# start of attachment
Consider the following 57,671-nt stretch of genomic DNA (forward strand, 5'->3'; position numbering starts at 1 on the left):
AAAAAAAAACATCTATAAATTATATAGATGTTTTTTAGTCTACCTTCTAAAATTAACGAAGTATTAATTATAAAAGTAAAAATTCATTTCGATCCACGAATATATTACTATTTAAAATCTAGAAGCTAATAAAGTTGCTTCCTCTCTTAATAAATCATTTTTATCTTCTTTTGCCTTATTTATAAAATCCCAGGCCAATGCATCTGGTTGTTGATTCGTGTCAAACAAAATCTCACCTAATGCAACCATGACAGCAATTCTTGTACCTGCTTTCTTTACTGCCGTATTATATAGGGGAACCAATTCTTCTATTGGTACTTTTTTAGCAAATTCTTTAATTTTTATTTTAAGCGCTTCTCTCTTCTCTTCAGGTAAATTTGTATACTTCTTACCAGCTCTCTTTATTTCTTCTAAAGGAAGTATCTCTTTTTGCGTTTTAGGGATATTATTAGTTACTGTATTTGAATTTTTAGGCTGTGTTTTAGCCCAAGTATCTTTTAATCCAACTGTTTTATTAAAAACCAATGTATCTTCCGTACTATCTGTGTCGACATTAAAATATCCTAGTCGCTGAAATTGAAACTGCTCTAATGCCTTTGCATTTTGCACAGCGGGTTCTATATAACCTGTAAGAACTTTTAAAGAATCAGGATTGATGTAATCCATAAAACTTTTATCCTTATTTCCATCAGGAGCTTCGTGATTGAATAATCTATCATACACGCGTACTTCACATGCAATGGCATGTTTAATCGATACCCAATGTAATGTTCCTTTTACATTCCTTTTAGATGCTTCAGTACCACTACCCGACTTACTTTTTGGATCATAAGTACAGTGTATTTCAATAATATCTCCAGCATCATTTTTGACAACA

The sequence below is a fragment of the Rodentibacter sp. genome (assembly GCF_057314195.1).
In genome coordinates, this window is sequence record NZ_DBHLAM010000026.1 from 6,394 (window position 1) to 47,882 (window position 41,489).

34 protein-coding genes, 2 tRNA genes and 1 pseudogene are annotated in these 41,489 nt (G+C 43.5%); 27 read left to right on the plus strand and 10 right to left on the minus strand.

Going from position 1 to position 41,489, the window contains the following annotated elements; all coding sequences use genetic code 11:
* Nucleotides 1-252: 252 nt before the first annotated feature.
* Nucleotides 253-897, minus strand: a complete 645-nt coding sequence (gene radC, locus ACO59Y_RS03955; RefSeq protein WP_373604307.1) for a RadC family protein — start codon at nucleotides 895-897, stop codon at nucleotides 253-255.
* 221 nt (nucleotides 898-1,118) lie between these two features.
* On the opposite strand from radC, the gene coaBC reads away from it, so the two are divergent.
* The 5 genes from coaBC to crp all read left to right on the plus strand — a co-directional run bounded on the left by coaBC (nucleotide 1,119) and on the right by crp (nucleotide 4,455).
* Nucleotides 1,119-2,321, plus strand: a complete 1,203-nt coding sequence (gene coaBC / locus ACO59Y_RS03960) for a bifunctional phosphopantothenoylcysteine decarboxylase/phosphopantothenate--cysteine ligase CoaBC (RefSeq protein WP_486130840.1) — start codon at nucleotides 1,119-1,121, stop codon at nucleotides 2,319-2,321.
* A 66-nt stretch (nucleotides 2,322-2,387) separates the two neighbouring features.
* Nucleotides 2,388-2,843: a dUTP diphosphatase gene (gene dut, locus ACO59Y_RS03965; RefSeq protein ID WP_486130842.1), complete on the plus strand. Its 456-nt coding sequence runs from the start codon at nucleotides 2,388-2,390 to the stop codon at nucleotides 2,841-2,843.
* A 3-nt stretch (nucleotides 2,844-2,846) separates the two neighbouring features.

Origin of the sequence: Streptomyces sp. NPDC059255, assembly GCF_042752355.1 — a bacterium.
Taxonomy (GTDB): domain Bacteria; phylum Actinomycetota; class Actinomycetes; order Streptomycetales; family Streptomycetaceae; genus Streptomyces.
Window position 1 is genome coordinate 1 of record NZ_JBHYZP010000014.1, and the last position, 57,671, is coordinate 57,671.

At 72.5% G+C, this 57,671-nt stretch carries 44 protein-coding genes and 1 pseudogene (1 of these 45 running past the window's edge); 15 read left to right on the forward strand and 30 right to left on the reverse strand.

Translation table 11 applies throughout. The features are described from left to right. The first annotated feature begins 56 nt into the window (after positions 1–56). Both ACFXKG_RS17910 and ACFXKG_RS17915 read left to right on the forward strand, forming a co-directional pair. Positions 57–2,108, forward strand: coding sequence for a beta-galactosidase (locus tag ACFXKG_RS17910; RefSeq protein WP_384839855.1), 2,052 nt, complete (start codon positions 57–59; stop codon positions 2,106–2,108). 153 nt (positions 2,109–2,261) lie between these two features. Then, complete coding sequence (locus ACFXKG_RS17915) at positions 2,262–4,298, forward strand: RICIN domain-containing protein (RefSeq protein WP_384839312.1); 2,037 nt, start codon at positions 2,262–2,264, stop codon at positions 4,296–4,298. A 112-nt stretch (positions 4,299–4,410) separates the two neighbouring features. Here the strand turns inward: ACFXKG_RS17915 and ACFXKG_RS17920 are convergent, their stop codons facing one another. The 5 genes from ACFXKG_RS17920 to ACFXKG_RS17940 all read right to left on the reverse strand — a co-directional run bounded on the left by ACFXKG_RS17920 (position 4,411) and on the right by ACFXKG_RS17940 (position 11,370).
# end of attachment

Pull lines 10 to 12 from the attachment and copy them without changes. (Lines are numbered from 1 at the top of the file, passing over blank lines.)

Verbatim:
* On the opposite strand from radC, the gene coaBC reads away from it, so the two are divergent.
* The 5 genes from coaBC to crp all read left to right on the plus strand — a co-directional run bounded on the left by coaBC (nucleotide 1,119) and on the right by crp (nucleotide 4,455).
* Nucleotides 1,119-2,321, plus strand: a complete 1,203-nt coding sequence (gene coaBC / locus ACO59Y_RS03960) for a bifunctional phosphopantothenoylcysteine decarboxylase/phosphopantothenate--cysteine ligase CoaBC (RefSeq protein WP_486130840.1) — start codon at nucleotides 1,119-1,121, stop codon at nucleotides 2,319-2,321.